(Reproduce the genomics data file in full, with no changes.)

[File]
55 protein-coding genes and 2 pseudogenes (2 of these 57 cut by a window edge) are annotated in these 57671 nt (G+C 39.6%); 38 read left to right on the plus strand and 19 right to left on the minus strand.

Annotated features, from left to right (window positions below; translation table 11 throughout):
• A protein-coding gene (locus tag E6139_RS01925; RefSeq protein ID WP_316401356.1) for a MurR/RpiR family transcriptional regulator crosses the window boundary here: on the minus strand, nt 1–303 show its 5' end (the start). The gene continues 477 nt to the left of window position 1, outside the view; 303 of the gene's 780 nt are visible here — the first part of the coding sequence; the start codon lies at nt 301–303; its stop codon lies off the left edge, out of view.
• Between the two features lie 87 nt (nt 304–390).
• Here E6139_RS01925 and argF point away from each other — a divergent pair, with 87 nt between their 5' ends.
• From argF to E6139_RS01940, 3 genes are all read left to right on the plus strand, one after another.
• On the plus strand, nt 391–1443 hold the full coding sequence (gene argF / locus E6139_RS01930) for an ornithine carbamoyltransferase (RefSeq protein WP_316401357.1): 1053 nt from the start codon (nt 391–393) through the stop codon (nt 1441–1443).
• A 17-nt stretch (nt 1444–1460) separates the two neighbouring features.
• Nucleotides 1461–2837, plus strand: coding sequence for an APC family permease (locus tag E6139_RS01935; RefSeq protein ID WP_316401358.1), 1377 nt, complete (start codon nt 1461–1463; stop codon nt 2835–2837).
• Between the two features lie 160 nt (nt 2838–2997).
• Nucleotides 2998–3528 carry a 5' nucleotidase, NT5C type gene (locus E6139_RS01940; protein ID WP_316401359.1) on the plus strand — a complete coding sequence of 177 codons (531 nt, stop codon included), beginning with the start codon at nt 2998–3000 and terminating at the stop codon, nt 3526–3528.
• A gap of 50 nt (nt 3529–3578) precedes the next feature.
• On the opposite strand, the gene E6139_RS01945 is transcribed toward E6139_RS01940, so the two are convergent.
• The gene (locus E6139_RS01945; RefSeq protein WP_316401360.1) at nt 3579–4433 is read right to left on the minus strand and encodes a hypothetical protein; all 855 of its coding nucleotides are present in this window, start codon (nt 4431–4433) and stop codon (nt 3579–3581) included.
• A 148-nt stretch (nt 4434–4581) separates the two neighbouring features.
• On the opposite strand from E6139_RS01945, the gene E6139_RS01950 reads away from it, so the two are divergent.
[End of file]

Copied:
55 protein-coding genes and 2 pseudogenes (2 of these 57 cut by a window edge) are annotated in these 57671 nt (G+C 39.6%); 38 read left to right on the plus strand and 19 right to left on the minus strand.

Annotated features, from left to right (window positions below; translation table 11 throughout):
• A protein-coding gene (locus tag E6139_RS01925; RefSeq protein ID WP_316401356.1) for a MurR/RpiR family transcriptional regulator crosses the window boundary here: on the minus strand, nt 1–303 show its 5' end (the start). The gene continues 477 nt to the left of window position 1, outside the view; 303 of the gene's 780 nt are visible here — the first part of the coding sequence; the start codon lies at nt 301–303; its stop codon lies off the left edge, out of view.
• Between the two features lie 87 nt (nt 304–390).
• Here E6139_RS01925 and argF point away from each other — a divergent pair, with 87 nt between their 5' ends.
• From argF to E6139_RS01940, 3 genes are all read left to right on the plus strand, one after another.
• On the plus strand, nt 391–1443 hold the full coding sequence (gene argF / locus E6139_RS01930) for an ornithine carbamoyltransferase (RefSeq protein WP_316401357.1): 1053 nt from the start codon (nt 391–393) through the stop codon (nt 1441–1443).
• A 17-nt stretch (nt 1444–1460) separates the two neighbouring features.
• Nucleotides 1461–2837, plus strand: coding sequence for an APC family permease (locus tag E6139_RS01935; RefSeq protein ID WP_316401358.1), 1377 nt, complete (start codon nt 1461–1463; stop codon nt 2835–2837).
• Between the two features lie 160 nt (nt 2838–2997).
• Nucleotides 2998–3528 carry a 5' nucleotidase, NT5C type gene (locus E6139_RS01940; protein ID WP_316401359.1) on the plus strand — a complete coding sequence of 177 codons (531 nt, stop codon included), beginning with the start codon at nt 2998–3000 and terminating at the stop codon, nt 3526–3528.
• A gap of 50 nt (nt 3529–3578) precedes the next feature.
• On the opposite strand, the gene E6139_RS01945 is transcribed toward E6139_RS01940, so the two are convergent.
• The gene (locus E6139_RS01945; RefSeq protein WP_316401360.1) at nt 3579–4433 is read right to left on the minus strand and encodes a hypothetical protein; all 855 of its coding nucleotides are present in this window, start codon (nt 4431–4433) and stop codon (nt 3579–3581) included.
• A 148-nt stretch (nt 4434–4581) separates the two neighbouring features.
• On the opposite strand from E6139_RS01945, the gene E6139_RS01950 reads away from it, so the two are divergent.